Drug Policy

Dr. Carl Hart: 'I Am Better for My Drug Use'

The maverick Columbia neuroscientist explains why America should embrace drug legalization for all.


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In a world where drug legalization efforts are on the march and the pernicious effects of drug prohibition on criminal justice, education, foreign policy, and racial and ethnic communities are being scrutinized like never before, Columbia University neuroscientist Carl Hart is breaking bold new ground on how we think about drug policy, substance use and abuse, and individual freedom.

In his controversial book Drug Use for Grown-Ups: Chasing Liberty in the Land of Fear, Hart makes the case that adults should be free to use the intoxicants of their choosing. "The Declaration of Independence guaranteed life, liberty, and the pursuit of happiness for all of us, as long as we don't disrupt anybody else's ability to do the same," says Hart. "That means we get to live our life as we choose, as we see fit. Taking drugs is a part of that for a lot of Americans." He writes that his use of drugs—including heroin—helps him be a better person. "I do not have a drug-use problem," he declares. "Never have. Each day, I meet my parental, personal, and professional responsibilities. I pay my taxes, serve as a volunteer in my community…and contribute to the global community as an informed and engaged citizen."

In this live taping of The Reason Interview With Nick Gillespie, Hart talks about all that, his path-breaking research on addiction, how he turned from an ardent supporter of the drug war to one of its leading critics, elitism within the legalization movement, and how he talks with his kids and his students about responsible drug use.

Interview by Nick Gillespie; edited by Adam Czarnecki.

Photo Credits: Shane T. Mccoy/ZUMA Press/Newscom; Jim Gehrz/ZUMA Press/Newscom; Francois Pesant/Polaris/Newscom

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  1. I'm currently in Las Vegas. Wife has MS so elevators have to be used around the Strip. Seen two men, unsure if either were alive, in elevators on the ground. Not going to ride with that either way.

    There are major negatives to quality of life with total legalization that need to be examined.

    1. And each individual should do so in their own way. And if there are bums in elevators, maybe the folks that own the elevators should get them out. Or you could have helped them if you felt so inclined.

      1. I'm not going to mess with a tweaker even if he looks passed out thank you very much.

    2. Just a slightly different view on that situation -- that's what is happening WITH prohibition. So, will legalization make it worse? I can't say that it is a guarantee, especially considering the only historical precedent I know, alcohol, where prohibition led to greater consumption, not less.

      Sorry to hear about your wife's MS. A high-school friend's mother struggled with that from her early 50s. The fatigue was very hard on her.

      1. Just a slightly different view on that situation -- that's what is happening WITH prohibition.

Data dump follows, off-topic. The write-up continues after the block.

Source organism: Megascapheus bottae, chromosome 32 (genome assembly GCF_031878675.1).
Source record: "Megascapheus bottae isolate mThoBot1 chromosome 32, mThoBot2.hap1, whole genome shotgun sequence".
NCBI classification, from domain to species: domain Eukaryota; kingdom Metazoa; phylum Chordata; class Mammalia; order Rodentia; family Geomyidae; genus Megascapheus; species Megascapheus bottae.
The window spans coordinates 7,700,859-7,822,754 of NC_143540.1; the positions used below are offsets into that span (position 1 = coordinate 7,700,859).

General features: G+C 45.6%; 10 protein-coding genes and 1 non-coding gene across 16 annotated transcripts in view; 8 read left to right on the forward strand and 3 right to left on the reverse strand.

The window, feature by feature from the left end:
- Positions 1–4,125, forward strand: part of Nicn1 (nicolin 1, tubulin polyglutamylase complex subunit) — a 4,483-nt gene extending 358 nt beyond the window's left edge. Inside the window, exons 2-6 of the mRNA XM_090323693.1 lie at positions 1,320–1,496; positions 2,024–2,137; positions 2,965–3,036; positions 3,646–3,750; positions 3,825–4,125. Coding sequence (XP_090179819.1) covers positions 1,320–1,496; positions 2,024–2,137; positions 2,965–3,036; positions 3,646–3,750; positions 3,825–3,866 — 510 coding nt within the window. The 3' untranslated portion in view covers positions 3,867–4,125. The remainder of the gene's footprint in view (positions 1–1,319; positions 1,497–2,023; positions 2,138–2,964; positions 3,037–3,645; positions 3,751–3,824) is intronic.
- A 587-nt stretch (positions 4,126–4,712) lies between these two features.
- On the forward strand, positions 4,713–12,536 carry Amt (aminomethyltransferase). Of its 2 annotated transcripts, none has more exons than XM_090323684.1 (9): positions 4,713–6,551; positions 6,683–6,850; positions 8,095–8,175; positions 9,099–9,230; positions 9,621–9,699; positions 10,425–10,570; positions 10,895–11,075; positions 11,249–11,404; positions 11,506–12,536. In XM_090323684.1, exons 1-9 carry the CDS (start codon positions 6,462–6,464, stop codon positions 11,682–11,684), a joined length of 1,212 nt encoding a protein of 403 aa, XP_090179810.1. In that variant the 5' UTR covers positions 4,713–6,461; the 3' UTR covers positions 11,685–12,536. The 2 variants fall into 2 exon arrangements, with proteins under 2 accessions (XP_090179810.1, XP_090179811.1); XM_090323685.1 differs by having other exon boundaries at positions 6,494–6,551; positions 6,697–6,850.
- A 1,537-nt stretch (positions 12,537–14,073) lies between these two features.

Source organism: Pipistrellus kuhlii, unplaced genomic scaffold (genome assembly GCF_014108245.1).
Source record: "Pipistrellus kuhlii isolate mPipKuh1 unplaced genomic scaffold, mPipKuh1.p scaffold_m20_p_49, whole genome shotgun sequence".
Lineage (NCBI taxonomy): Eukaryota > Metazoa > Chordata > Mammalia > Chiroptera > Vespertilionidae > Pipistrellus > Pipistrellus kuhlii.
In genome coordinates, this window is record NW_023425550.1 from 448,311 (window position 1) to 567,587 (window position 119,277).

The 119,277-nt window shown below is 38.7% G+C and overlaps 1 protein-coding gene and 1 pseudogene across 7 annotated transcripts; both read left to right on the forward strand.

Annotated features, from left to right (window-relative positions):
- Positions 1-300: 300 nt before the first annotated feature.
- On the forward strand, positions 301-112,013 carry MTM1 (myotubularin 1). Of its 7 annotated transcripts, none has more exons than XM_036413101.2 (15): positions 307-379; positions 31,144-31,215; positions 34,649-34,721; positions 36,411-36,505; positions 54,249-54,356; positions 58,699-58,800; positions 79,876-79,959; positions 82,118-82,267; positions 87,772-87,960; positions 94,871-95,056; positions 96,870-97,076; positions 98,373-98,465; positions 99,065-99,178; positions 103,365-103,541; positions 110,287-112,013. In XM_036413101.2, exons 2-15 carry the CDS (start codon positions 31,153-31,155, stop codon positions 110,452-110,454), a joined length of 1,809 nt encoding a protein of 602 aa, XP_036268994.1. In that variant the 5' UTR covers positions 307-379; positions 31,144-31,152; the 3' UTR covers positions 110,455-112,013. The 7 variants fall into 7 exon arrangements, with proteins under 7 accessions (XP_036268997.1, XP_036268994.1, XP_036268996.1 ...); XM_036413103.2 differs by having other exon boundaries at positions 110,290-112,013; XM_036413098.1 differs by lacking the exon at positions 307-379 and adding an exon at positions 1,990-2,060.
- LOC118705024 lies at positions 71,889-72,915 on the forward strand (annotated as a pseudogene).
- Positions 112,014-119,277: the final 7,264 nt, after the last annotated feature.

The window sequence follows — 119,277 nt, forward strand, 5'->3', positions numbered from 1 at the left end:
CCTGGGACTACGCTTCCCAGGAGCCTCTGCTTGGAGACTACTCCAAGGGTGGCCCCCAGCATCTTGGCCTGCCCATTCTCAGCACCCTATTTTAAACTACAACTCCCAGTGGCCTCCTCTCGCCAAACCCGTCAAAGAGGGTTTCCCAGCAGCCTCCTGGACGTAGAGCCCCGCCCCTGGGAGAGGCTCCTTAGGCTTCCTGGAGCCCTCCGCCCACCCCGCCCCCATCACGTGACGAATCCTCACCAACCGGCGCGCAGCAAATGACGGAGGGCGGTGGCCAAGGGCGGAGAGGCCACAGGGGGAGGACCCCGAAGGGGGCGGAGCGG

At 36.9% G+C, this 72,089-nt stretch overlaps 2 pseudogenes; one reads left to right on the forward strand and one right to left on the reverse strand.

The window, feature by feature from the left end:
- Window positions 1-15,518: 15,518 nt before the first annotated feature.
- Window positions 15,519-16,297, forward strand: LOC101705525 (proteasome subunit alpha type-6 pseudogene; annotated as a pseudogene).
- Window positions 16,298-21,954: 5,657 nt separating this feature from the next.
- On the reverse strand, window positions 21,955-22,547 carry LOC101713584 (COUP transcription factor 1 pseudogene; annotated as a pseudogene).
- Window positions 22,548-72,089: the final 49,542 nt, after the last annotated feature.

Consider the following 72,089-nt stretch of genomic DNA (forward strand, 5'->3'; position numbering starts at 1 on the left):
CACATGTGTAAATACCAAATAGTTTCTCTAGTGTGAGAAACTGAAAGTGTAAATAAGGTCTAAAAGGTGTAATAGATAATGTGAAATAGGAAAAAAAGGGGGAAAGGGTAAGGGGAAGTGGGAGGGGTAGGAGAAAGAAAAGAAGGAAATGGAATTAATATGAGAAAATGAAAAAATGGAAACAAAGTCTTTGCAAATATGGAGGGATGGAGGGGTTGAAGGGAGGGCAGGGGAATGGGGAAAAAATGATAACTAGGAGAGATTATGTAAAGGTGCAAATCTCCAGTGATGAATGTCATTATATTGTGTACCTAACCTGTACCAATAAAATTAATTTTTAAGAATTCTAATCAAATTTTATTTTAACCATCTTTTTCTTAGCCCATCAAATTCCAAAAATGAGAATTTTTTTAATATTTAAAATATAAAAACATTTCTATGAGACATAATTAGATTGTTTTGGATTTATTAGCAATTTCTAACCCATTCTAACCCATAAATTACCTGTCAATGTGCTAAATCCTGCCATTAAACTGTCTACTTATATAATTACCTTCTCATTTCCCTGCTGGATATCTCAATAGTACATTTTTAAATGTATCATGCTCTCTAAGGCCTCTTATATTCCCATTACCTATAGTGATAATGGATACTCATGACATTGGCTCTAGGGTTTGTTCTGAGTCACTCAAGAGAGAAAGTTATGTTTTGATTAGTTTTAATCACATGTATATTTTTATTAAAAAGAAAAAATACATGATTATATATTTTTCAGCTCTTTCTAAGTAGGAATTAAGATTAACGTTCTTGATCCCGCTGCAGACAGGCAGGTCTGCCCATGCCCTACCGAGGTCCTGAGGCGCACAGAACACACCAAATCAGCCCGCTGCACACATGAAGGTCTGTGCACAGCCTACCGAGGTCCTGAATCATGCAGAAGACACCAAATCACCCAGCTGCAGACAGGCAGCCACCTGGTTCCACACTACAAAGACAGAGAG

It's important not to overlook that prohibition is not a neutral phenomenon - it also has "major negatives to quality of life."

        1. No argument. I don't think total prohibition is a good solution either. But both sides need to look at the negatives of their approach. Prohibitionists tend to overlook the over-policing of society to pursue those aims. Legalization supporters ignore the declines in quality of life that their policies also cause.

          There is no actual panacaea for this issue.

          1. No, there is no panacaea. I don't think there is for anything at all, life is all about imperfect choices. If it wasn't, the notion of individual liberty would not matter, but there's never a universal best for everyone, every time.

            For the druggies, legalization is not advocacy. Well, in the above article it sort of is, but...

            An analogy. I'm very against seatbelt laws, and helmet laws, in theory. However, I would NEVER ride my motorcycle without a helmet, boots, armor. I know my airbags work, but are designed to work with my seatbelt in place. I make these choices and heavily advocate for making these choices even if you are free to do otherwise.

            The decline in quality of life from drug addiction is not unknown. I don't partake beyond coffee, a beer once a month or so, and the occasional iburprofin myself, but have friends who smoke the reefer and did so even when it was not legal. Others did harder drugs. We all made our choices.

            The characters you met in the elevators chose their pursuits regardless of the fact that it was very illegal. I would suggest they will continue to do so, legal, illegal, with mandatory drugs are bad training in school, pictures of bums dead of overdoses on the packs of legal H like the diseased lung on a pack of cigarettes, or any other warning or prohibition.

            So I err on the side of allowing me to do my own thing, allowing my friends to smoke their dope if they want, and not prohibiting responsible people from choosing for themselves because some fucktard wants to destroy themselves to sleep in the arms of Morpheus.